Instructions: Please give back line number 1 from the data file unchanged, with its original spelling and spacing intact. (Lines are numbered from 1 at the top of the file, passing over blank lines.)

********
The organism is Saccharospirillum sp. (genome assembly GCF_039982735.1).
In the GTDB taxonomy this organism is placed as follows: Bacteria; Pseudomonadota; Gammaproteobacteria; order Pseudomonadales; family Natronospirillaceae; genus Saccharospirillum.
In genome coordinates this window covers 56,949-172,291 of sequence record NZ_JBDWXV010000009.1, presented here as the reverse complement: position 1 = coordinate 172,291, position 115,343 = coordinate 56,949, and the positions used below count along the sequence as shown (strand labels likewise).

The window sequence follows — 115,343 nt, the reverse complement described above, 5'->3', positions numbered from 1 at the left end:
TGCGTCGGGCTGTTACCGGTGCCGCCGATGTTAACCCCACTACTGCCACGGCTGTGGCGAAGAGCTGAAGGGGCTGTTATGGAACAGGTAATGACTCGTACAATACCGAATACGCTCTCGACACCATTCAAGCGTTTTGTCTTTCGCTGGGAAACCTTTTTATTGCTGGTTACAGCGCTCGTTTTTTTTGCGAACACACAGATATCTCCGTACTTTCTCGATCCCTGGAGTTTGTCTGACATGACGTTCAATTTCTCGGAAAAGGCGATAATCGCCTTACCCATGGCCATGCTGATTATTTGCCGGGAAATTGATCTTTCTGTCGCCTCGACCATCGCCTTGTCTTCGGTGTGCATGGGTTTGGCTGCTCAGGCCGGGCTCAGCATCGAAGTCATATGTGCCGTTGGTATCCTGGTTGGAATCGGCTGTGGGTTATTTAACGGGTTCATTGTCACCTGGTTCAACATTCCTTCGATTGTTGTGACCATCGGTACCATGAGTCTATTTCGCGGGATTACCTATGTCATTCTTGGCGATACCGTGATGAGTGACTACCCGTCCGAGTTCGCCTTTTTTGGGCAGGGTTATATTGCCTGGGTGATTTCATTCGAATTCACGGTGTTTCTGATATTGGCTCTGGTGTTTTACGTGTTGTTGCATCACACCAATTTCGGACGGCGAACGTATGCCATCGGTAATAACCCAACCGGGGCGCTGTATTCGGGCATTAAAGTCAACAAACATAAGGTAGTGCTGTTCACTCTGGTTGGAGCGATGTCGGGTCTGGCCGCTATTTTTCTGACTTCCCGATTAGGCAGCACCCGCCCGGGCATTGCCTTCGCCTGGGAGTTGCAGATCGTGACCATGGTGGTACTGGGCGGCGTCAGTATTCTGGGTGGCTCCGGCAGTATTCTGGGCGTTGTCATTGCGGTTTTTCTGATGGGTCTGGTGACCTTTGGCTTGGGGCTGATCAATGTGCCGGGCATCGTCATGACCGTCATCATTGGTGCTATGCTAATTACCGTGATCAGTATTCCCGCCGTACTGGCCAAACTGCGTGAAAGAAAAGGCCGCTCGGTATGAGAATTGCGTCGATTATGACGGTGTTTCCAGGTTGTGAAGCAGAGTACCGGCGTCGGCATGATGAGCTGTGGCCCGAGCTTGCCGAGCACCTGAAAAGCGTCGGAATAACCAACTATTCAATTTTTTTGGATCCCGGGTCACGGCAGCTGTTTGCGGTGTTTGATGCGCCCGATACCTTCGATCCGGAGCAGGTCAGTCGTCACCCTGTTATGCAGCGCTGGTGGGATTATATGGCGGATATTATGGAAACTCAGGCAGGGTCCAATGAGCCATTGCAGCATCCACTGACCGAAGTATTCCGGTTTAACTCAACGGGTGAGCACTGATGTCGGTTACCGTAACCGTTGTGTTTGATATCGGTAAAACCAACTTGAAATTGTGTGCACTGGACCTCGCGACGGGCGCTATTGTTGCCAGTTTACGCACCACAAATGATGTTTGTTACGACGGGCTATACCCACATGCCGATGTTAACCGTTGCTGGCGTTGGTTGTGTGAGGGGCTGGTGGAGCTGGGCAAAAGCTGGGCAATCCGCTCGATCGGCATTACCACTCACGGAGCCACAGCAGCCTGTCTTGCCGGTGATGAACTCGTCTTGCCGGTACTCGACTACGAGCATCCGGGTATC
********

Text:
The organism is Saccharospirillum sp. (genome assembly GCF_039982735.1).